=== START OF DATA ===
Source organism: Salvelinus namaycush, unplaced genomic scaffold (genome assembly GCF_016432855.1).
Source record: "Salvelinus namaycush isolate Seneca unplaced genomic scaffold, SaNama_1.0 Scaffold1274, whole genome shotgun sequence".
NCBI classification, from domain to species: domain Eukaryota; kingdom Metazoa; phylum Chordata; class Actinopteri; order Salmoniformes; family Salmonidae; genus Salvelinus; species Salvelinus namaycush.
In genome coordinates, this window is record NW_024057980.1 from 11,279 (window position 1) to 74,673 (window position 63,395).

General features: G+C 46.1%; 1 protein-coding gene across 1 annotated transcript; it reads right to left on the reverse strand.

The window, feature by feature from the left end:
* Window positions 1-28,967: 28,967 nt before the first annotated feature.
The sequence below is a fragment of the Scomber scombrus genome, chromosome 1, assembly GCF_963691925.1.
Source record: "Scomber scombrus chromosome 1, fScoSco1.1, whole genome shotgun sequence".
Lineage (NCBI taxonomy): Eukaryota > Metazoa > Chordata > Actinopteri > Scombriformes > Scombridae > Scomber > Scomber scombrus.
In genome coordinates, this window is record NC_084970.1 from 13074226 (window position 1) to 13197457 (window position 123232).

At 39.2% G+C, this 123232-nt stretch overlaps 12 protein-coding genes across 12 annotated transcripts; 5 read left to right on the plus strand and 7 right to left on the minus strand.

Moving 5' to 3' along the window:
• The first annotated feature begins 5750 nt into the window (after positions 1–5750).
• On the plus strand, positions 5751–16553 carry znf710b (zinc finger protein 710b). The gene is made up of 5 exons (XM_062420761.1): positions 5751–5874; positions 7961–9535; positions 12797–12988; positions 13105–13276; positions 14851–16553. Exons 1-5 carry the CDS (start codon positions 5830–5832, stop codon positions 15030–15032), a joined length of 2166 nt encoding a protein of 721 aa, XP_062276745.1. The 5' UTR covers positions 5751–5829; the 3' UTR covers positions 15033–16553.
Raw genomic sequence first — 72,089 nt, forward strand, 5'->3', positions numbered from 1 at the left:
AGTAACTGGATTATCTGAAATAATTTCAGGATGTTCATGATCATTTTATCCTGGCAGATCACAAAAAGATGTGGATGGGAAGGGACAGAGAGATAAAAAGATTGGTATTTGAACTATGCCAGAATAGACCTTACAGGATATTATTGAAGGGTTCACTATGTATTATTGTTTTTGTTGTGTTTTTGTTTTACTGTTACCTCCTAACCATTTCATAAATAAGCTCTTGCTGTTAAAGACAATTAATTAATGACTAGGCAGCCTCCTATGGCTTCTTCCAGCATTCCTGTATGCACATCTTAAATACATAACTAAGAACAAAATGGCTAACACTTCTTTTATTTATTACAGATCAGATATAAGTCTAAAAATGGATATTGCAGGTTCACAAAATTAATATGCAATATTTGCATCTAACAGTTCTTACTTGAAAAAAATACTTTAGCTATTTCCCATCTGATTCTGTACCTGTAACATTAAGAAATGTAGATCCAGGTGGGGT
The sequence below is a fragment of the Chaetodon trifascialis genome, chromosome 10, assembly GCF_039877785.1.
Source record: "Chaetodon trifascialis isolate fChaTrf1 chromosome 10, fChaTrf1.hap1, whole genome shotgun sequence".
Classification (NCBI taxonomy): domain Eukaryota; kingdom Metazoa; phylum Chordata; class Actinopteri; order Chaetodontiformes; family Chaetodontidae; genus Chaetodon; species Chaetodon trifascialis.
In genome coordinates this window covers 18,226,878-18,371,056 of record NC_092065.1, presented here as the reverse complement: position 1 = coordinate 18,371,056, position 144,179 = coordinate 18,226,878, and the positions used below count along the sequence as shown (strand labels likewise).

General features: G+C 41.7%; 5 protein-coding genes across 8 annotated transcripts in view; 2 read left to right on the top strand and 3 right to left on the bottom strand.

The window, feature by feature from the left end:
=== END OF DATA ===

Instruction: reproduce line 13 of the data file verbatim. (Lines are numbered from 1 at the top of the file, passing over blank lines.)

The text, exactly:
Moving 5' to 3' along the window: